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Former Vice President Mike Pence said Friday that he did not take any classified information or materials with him after he left office in January 2021.
The comment comes as FBI officials found classified and “top secret” information among boxes of documents during a raid at former President Donald Trump’s private Florida estate, Mar-a-Lago last week. The raid was part of a larger investigation into whether Trump mishandled classified information or potentially violated the Espionage Act.
During an interview with the Associated Press, Pence was specifically asked if he retained any such documents or information.
“No, not to my knowledge,” Pence answered.
The former president, who some believe could be pursuing the Republican nomination for the presidency in 2024, said he would not rush to judge Trump over the FBI’s findings, however.
“I honestly don’t want to prejudge it before until we know all the facts,” Pence said about the raid. He also called for transparency by the Justice Department for the “unprecedented action.”
“The concern that millions of Americans felt is only going to be resolved with daylight,” he continued. “I know that’s not customary in an investigation. But this is unprecedented action by the Justice Department, and I think it merits an unprecedented transparency.”
The former vice president also addressed Wyoming Rep. Liz Cheney’s primary loss to Trump-endorsed challenger Harriet Hageman. Cheney is a vocal critic of Trump and is one of the Republicans on the House Committee Investigating the Capitol Riots on January 6th.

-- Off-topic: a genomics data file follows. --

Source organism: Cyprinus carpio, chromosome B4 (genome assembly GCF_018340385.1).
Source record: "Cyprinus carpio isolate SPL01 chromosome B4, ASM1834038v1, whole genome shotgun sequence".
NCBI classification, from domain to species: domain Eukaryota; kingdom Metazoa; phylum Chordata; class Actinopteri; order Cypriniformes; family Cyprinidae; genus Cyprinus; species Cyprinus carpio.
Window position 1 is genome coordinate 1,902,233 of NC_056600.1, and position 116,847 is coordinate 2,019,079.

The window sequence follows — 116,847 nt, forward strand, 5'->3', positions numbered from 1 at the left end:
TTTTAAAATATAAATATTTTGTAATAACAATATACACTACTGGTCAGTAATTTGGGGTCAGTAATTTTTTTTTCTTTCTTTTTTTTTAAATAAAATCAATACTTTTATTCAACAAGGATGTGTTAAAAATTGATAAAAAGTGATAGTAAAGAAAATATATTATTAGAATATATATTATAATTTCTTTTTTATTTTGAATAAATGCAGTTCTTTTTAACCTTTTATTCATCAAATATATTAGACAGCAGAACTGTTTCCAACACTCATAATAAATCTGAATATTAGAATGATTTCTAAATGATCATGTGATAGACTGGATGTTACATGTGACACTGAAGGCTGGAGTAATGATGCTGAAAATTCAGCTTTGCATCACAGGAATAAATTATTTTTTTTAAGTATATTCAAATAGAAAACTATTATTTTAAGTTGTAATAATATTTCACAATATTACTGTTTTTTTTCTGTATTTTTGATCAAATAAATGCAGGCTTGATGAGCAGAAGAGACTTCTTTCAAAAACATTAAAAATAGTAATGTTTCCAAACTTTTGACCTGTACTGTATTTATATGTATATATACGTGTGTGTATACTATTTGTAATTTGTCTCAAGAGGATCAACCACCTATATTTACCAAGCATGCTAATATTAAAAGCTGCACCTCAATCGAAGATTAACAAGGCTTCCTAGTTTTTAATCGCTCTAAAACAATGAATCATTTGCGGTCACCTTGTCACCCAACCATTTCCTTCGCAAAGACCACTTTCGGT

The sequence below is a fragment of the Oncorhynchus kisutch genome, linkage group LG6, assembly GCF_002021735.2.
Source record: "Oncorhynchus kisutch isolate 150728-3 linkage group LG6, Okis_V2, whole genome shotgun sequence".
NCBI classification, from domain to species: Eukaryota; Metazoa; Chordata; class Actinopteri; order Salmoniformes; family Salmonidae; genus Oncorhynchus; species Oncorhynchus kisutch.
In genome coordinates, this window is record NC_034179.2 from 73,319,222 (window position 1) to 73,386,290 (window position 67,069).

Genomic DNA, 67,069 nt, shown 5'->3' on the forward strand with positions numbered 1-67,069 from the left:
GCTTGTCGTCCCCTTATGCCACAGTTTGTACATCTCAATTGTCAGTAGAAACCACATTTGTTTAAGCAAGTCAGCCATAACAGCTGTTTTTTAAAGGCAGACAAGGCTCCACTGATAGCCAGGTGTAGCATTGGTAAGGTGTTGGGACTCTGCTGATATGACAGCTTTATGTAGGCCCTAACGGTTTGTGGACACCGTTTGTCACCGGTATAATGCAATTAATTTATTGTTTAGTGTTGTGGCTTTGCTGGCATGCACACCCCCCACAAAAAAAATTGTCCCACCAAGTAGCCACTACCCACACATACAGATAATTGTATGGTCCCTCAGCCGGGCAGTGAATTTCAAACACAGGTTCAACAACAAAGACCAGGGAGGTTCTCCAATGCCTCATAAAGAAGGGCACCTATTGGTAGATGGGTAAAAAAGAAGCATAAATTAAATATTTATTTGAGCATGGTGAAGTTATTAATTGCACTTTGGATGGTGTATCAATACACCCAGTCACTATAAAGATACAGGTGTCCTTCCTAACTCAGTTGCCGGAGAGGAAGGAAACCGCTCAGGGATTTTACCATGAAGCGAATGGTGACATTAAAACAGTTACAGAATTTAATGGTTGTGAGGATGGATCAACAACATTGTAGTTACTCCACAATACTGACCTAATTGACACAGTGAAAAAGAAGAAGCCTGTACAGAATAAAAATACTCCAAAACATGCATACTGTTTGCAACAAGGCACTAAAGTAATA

“The people of Wyoming have spoken,” Pence answered, walking his typical fine line of addressing the issue without speaking ill of his former boss or offending Republicans who supported her. “And, you know, I accept their judgment about the kind of representation they want on Capitol Hill.”
“And I appreciate the conservative stance Congresswoman Cheney has taken over the years,” he added. “But I’ve been disappointed in the partisan taint of the Jan. 6 committee from early on.”
The committee has repeatedly called forth former Trump administration officials to testify on the events on Jan. 6, 2021, to determine if Trump played a role in advocating for an invasion of the Capitol building that resulted in several deaths.
Committee members have also sought Pence’s testimony before they wrap up their investigative report next month.
“Beyond my concerns about the partisan nature of the Jan. 6 committee, there are profound constitutional issues that have to be considered,” he said. “No vice president has ever been summoned to testify before the Congress of the United States.”
The interview came as Pence spent two days in Iowa, a state usually visited by potential presidential candidates as its caucus kicks off primary elections. Winners of the Iowa Caucus typically use that early momentum to bolster fundraising and gain polling leads that will help them in other state primaries.
The Associated Press contributed to this report.